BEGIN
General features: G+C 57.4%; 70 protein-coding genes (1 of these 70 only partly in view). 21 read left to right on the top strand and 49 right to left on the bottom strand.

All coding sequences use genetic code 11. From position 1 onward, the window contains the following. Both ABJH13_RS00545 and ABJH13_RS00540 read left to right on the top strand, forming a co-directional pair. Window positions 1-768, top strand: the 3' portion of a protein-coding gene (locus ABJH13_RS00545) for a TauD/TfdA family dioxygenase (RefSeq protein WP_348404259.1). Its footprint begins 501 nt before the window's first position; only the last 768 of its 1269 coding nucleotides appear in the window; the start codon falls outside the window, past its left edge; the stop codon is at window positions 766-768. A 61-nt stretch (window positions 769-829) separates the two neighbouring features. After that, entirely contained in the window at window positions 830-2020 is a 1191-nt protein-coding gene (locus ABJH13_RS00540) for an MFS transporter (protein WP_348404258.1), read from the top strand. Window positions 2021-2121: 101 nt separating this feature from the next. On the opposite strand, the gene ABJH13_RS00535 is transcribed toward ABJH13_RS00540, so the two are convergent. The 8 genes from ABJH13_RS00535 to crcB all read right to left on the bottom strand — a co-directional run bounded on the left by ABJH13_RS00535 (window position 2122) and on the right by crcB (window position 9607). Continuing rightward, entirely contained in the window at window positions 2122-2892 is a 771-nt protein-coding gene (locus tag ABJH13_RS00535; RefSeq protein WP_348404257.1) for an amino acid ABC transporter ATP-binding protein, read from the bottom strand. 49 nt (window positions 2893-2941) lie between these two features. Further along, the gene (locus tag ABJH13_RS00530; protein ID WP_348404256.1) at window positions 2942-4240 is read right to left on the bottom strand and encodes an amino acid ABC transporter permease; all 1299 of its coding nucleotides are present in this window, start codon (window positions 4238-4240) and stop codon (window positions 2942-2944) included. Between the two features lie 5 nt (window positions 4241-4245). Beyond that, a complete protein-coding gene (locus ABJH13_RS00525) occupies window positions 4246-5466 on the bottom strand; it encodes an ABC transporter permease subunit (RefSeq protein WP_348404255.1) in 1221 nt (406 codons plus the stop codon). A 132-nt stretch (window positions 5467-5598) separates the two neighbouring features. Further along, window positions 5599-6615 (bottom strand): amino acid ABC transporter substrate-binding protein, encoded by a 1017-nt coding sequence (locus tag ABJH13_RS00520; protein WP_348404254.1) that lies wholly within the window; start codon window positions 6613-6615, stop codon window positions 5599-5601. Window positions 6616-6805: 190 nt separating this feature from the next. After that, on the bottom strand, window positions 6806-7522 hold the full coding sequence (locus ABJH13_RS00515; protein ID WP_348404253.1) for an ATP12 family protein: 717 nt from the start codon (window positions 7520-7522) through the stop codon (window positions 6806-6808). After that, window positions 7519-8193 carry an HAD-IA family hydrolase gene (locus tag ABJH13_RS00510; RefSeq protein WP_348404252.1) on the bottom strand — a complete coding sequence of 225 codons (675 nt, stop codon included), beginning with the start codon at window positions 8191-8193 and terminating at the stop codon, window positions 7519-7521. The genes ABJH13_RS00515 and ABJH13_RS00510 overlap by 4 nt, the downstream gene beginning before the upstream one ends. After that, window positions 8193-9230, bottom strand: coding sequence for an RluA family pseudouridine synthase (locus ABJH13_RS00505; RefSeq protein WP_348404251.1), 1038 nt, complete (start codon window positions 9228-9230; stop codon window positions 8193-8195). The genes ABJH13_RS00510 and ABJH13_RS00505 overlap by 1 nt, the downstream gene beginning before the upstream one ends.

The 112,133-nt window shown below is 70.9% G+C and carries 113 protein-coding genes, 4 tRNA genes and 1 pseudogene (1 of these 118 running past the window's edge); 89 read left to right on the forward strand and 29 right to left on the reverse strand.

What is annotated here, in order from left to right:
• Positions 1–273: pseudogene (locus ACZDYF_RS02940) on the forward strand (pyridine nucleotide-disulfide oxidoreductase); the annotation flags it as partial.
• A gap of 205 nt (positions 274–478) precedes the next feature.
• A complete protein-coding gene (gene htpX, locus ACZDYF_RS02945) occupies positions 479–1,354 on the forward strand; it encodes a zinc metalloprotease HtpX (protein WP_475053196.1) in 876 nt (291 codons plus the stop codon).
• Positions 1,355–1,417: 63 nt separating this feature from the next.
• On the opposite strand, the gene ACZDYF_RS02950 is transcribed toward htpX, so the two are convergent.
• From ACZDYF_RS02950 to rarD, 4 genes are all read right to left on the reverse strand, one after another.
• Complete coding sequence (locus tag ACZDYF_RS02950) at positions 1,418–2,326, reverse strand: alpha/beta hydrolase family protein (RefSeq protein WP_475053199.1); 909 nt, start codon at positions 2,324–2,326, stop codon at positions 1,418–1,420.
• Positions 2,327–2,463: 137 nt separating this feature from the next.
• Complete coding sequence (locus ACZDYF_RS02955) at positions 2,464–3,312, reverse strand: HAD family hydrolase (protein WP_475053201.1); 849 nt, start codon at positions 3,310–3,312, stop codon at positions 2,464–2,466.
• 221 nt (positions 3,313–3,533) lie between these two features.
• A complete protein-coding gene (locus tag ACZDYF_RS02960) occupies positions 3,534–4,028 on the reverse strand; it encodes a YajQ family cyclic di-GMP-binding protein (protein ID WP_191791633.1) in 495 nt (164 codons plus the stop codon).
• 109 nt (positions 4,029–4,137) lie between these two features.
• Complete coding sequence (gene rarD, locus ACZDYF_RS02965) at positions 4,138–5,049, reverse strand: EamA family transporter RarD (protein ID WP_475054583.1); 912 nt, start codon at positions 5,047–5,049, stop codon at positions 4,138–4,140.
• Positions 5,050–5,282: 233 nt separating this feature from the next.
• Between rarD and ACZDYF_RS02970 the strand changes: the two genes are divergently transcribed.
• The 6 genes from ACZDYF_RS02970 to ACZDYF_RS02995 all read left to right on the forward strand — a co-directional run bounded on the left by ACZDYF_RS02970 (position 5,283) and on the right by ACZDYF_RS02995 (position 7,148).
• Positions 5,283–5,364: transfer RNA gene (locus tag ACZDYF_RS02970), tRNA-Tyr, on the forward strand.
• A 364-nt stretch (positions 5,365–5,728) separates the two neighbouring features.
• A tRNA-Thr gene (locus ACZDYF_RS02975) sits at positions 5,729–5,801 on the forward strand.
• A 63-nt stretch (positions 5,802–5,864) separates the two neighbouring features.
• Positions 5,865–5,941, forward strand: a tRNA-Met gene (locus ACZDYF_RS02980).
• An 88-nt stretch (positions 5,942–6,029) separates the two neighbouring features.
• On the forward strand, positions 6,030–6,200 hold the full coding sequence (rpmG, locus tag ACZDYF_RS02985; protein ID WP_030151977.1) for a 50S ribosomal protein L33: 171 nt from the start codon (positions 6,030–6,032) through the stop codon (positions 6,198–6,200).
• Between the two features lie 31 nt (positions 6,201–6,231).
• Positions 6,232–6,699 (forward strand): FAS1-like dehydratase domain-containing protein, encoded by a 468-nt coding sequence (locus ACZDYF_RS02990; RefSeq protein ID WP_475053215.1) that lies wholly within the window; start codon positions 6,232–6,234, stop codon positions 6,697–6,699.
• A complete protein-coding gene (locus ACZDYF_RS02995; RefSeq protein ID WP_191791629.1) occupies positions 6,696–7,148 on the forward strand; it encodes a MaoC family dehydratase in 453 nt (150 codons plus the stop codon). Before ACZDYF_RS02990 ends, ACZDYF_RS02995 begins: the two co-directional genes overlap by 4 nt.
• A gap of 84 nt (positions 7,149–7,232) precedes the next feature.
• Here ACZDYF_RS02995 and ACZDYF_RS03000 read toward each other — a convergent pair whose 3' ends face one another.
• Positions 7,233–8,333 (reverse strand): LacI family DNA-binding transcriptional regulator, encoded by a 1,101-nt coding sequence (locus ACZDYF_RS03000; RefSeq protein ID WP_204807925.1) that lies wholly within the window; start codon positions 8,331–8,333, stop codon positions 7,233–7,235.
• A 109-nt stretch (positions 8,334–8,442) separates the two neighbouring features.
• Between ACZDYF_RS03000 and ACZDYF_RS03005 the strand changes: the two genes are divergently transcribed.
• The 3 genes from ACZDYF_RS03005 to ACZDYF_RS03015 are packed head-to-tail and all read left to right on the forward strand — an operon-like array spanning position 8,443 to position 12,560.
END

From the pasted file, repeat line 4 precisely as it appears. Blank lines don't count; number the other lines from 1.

What is annotated here, in order from left to right: